He has been a priest in the Madison Catholic Diocese for 33 years, serving a number of parishes. At each one, he started a peace and justice committee. Craig Jenkins, 43, is a member of the recently formed one at the parishes Murphy serves in Highland and Montfort.
"I think with perhaps some of our older parishioners, getting arrested might be a little controversial," Jenkins said. "To be honest, I was quite proud of him. To stand up for what you believe is quite honorable."
On May 17, Murphy and another longtime peace activist, Bonnie Block of Madison, entered Volk Field legally on a tour bus provided by the military during an open house event. Once on the base, they began distributing flyers critical of the military's use of drones.
"At that point, they ceased to be our guests because their intent was no longer to learn about the base," said Maj. Paul Rickert, a spokesman for the Wisconsin Department of Military Affairs.
The Wisconsin National Guard has tested the RQ-7B Shadow drone at Volk Field since 2011, and a $4.5 million drone training facility opened there last year.
The Shadow is equipped with a camera and carries no weapons, Rickert said.
Military officials told Murphy and Block many times to leave but they refused, according to police reports. Juneau County sheriff's deputies handcuffed the two and booked them at the Mauston jail.
The tentative charges of criminal trespassing and disorderly conduct were reduced by the district attorney to one civil forfeiture violation each for trespassing, a frequent outcome in such cases. Despite his lengthy rap sheet, Murphy said he's spent just one night in jail and served two years on federal probation.
In the current case, Murphy and Block could pay a fine and be done with it, but both say they are leaning toward requesting a bench trial so they can explain their views in open court.
Drones, when equipped to drop bombs, can kill indiscriminately and without due process, and their use as a tool to prevent terrorism, rather than as a response to a direct threat, raises moral and ethical questions, Murphy said.
Those concerns are shared by the U.S. Conference of Catholic Bishops. President Barack Obama has defended the use of military attack drones, saying they have saved the lives of soldiers while knocking out terrorist plots against the U.S.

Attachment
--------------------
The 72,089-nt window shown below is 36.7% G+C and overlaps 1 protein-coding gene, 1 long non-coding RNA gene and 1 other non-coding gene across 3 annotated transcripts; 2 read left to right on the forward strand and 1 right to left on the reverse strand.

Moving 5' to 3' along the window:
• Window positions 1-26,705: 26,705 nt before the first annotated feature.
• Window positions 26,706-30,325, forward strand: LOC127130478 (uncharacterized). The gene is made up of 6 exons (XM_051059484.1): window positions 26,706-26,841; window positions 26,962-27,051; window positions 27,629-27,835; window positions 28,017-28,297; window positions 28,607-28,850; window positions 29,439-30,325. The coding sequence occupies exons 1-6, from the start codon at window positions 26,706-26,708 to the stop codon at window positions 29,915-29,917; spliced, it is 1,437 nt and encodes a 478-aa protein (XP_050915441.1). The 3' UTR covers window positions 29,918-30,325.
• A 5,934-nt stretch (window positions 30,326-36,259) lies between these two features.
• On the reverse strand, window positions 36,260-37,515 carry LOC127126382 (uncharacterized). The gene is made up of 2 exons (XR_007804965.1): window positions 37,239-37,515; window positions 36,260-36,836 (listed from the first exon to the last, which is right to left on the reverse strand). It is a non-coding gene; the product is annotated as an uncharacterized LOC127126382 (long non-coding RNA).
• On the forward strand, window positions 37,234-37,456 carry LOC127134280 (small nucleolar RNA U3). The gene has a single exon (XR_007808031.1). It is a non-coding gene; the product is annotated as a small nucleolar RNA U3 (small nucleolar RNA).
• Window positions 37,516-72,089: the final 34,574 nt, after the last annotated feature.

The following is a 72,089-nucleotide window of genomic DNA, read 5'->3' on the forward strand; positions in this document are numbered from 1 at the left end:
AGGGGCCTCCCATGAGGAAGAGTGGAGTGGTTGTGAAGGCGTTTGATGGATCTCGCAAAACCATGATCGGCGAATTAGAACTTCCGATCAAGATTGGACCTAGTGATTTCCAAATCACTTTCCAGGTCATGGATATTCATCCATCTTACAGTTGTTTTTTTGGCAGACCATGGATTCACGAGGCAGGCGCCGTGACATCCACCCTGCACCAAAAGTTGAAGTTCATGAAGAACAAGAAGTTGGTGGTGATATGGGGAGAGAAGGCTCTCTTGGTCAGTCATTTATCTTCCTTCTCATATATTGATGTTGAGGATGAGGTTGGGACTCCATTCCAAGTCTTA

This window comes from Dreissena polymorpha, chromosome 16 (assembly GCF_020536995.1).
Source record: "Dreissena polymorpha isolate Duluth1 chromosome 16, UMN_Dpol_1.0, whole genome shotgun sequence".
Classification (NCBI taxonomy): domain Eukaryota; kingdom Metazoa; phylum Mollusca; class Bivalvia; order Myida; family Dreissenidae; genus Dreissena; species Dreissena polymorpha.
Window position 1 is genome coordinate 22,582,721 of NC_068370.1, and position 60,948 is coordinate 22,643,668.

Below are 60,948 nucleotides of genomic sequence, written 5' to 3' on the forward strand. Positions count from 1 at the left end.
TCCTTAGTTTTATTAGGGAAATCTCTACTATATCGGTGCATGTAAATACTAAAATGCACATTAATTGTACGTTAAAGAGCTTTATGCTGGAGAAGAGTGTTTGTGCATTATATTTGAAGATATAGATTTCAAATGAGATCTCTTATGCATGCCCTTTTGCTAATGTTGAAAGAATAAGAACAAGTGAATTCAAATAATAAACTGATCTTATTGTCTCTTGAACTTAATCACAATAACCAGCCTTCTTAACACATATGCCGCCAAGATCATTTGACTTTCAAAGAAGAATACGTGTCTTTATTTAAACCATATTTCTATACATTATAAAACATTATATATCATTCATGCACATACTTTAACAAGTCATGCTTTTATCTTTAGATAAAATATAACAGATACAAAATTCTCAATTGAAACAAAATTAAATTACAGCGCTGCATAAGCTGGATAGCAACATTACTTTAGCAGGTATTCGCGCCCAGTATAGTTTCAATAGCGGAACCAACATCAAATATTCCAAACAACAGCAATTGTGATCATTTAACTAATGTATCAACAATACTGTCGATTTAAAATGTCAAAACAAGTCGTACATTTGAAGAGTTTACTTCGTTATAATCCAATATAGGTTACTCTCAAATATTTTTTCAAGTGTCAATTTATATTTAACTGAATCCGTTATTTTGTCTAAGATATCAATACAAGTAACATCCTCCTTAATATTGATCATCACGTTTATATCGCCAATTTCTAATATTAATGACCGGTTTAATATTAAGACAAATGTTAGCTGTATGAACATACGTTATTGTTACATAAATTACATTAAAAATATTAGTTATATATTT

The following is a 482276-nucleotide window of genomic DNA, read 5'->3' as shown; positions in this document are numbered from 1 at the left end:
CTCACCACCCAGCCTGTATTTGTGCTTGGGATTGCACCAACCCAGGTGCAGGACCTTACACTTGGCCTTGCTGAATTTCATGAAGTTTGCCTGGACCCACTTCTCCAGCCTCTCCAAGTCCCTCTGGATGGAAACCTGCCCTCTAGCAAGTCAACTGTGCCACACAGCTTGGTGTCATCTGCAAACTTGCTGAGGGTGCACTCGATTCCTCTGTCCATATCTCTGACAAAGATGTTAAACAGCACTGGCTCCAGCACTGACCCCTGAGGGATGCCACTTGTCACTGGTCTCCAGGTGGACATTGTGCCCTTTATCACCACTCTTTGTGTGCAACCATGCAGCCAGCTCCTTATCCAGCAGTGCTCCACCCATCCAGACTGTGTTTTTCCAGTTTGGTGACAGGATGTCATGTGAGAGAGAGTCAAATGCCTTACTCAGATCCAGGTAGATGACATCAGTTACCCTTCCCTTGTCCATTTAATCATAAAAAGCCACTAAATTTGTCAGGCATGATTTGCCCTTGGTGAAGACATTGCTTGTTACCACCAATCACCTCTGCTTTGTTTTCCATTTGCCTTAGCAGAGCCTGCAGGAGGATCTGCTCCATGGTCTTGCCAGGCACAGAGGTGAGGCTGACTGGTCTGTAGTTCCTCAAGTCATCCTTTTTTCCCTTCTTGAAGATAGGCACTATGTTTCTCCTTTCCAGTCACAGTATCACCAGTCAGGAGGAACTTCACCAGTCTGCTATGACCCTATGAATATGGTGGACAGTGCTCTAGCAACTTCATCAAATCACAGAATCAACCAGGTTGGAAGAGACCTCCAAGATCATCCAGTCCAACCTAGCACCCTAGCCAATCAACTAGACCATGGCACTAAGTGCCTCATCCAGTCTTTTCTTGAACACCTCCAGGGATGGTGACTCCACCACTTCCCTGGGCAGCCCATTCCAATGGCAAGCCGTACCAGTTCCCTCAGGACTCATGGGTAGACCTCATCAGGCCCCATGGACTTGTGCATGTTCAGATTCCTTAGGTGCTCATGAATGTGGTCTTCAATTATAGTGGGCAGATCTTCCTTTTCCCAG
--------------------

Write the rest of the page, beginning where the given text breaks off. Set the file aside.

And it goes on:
Two days before the Volk Field protest, Murphy phoned Morlino to let him know there was a chance he would be arrested.
"Bishop Morlino said he recognized that I needed to follow my conscience, and he said he would pray for me," Murphy said.
The two have an interesting history. While they agree on many issues, such as their opposition to abortion, they split on Morlino's 2005 appointment to a federal advisory board for the Western Hemisphere Institute for Security Cooperation.
The much-criticized facility trains Latin American military leaders and was formerly known as the School of the Americas. Morlino said at the time he sought to bring Catholic values to the facility's operation.
Murphy organized a 25-hour session of prayer and fasting in protest of Morlino accepting the position. Still, mutual respect prevailed.
Morlino allowed the protest to occur at the Bishop O'Connor Catholic Pastoral Center, the diocesan headquarters. For his part, Murphy declined to criticize the bishop in the press, saying he owed it to Morlino to communicate his concerns directly.
Today, Morlino speaks highly of Murphy's devotion to a cause.
"Father Murphy knows the consequences of behavior and he accepts them," Morlino said. "He is in communication with the bishop, and I could not be more in support of him."
An AP Member Exchange Feature shared by Wisconsin State Journal